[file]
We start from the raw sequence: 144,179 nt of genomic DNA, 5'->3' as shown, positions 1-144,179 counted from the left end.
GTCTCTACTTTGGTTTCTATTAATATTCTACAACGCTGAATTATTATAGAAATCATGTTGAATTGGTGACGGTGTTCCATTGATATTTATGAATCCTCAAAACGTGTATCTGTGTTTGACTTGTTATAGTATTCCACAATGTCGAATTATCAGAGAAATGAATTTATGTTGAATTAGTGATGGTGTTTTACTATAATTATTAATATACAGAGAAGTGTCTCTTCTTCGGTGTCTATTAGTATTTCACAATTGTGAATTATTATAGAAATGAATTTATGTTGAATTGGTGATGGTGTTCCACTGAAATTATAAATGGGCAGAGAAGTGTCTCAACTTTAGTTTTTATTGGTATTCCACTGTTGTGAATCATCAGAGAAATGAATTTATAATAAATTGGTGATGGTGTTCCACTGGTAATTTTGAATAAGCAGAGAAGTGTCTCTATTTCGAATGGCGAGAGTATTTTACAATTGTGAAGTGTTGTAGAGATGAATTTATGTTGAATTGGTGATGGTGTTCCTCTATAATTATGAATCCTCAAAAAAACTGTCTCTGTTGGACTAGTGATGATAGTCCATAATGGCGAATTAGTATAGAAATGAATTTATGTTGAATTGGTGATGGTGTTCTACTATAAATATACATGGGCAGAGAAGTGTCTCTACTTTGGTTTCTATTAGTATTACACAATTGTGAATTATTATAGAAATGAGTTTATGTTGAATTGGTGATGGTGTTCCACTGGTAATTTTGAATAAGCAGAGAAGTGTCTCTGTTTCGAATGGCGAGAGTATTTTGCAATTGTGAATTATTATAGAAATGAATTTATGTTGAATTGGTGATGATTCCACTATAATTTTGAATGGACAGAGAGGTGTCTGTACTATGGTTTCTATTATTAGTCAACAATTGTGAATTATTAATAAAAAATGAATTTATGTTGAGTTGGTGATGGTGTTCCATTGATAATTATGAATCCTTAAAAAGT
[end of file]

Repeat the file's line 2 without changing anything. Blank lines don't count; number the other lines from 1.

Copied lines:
GTCTCTACTTTGGTTTCTATTAATATTCTACAACGCTGAATTATTATAGAAATCATGTTGAATTGGTGACGGTGTTCCATTGATATTTATGAATCCTCAAAACGTGTATCTGTGTTTGACTTGTTATAGTATTCCACAATGTCGAATTATCAGAGAAATGAATTTATGTTGAATTAGTGATGGTGTTTTACTATAATTATTAATATACAGAGAAGTGTCTCTTCTTCGGTGTCTATTAGTATTTCACAATTGTGAATTATTATAGAAATGAATTTATGTTGAATTGGTGATGGTGTTCCACTGAAATTATAAATGGGCAGAGAAGTGTCTCAACTTTAGTTTTTATTGGTATTCCACTGTTGTGAATCATCAGAGAAATGAATTTATAATAAATTGGTGATGGTGTTCCACTGGTAATTTTGAATAAGCAGAGAAGTGTCTCTATTTCGAATGGCGAGAGTATTTTACAATTGTGAAGTGTTGTAGAGATGAATTTATGTTGAATTGGTGATGGTGTTCCTCTATAATTATGAATCCTCAAAAAAACTGTCTCTGTTGGACTAGTGATGATAGTCCATAATGGCGAATTAGTATAGAAATGAATTTATGTTGAATTGGTGATGGTGTTCTACTATAAATATACATGGGCAGAGAAGTGTCTCTACTTTGGTTTCTATTAGTATTACACAATTGTGAATTATTATAGAAATGAGTTTATGTTGAATTGGTGATGGTGTTCCACTGGTAATTTTGAATAAGCAGAGAAGTGTCTCTGTTTCGAATGGCGAGAGTATTTTGCAATTGTGAATTATTATAGAAATGAATTTATGTTGAATTGGTGATGATTCCACTATAATTTTGAATGGACAGAGAGGTGTCTGTACTATGGTTTCTATTATTAGTCAACAATTGTGAATTATTAATAAAAAATGAATTTATGTTGAGTTGGTGATGGTGTTCCATTGATAATTATGAATCCTTAAAAAGT